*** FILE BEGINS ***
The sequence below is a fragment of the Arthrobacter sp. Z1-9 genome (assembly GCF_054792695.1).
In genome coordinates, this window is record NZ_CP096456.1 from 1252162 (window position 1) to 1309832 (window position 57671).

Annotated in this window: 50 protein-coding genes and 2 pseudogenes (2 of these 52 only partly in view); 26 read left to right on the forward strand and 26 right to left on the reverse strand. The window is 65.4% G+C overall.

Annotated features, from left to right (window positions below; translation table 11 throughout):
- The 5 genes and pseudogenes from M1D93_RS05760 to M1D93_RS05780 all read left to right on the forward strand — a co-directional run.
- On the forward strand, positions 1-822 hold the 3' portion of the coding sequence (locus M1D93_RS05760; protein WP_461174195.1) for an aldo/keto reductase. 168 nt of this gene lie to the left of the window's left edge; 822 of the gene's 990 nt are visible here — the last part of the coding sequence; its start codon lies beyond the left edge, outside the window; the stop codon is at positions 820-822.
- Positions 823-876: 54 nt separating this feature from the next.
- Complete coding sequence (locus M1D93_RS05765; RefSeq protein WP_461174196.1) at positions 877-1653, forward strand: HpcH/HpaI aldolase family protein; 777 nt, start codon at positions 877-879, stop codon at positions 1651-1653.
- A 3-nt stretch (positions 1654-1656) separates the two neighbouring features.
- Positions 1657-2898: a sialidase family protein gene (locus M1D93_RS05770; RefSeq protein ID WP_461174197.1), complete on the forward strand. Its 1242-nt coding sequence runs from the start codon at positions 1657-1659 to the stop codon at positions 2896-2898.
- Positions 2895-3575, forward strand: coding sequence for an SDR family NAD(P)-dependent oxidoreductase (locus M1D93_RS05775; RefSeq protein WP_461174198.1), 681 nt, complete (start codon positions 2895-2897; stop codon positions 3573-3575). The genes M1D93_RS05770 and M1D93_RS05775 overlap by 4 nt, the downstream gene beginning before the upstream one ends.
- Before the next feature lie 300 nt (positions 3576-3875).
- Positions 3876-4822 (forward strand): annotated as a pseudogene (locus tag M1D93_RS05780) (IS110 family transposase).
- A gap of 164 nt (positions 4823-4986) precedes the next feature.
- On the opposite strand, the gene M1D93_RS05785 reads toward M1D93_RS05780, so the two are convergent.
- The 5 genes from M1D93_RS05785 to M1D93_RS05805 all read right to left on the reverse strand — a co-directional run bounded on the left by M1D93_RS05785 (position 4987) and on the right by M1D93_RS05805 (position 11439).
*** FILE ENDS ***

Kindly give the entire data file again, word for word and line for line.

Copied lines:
The sequence below is a fragment of the Arthrobacter sp. Z1-9 genome (assembly GCF_054792695.1).
In genome coordinates, this window is record NZ_CP096456.1 from 1252162 (window position 1) to 1309832 (window position 57671).

Annotated in this window: 50 protein-coding genes and 2 pseudogenes (2 of these 52 only partly in view); 26 read left to right on the forward strand and 26 right to left on the reverse strand. The window is 65.4% G+C overall.

Annotated features, from left to right (window positions below; translation table 11 throughout):
- The 5 genes and pseudogenes from M1D93_RS05760 to M1D93_RS05780 all read left to right on the forward strand — a co-directional run.
- On the forward strand, positions 1-822 hold the 3' portion of the coding sequence (locus M1D93_RS05760; protein WP_461174195.1) for an aldo/keto reductase. 168 nt of this gene lie to the left of the window's left edge; 822 of the gene's 990 nt are visible here — the last part of the coding sequence; its start codon lies beyond the left edge, outside the window; the stop codon is at positions 820-822.
- Positions 823-876: 54 nt separating this feature from the next.
- Complete coding sequence (locus M1D93_RS05765; RefSeq protein WP_461174196.1) at positions 877-1653, forward strand: HpcH/HpaI aldolase family protein; 777 nt, start codon at positions 877-879, stop codon at positions 1651-1653.
- A 3-nt stretch (positions 1654-1656) separates the two neighbouring features.
- Positions 1657-2898: a sialidase family protein gene (locus M1D93_RS05770; RefSeq protein ID WP_461174197.1), complete on the forward strand. Its 1242-nt coding sequence runs from the start codon at positions 1657-1659 to the stop codon at positions 2896-2898.
- Positions 2895-3575, forward strand: coding sequence for an SDR family NAD(P)-dependent oxidoreductase (locus M1D93_RS05775; RefSeq protein WP_461174198.1), 681 nt, complete (start codon positions 2895-2897; stop codon positions 3573-3575). The genes M1D93_RS05770 and M1D93_RS05775 overlap by 4 nt, the downstream gene beginning before the upstream one ends.
- Before the next feature lie 300 nt (positions 3576-3875).
- Positions 3876-4822 (forward strand): annotated as a pseudogene (locus tag M1D93_RS05780) (IS110 family transposase).
- A gap of 164 nt (positions 4823-4986) precedes the next feature.
- On the opposite strand, the gene M1D93_RS05785 reads toward M1D93_RS05780, so the two are convergent.
- The 5 genes from M1D93_RS05785 to M1D93_RS05805 all read right to left on the reverse strand — a co-directional run bounded on the left by M1D93_RS05785 (position 4987) and on the right by M1D93_RS05805 (position 11439).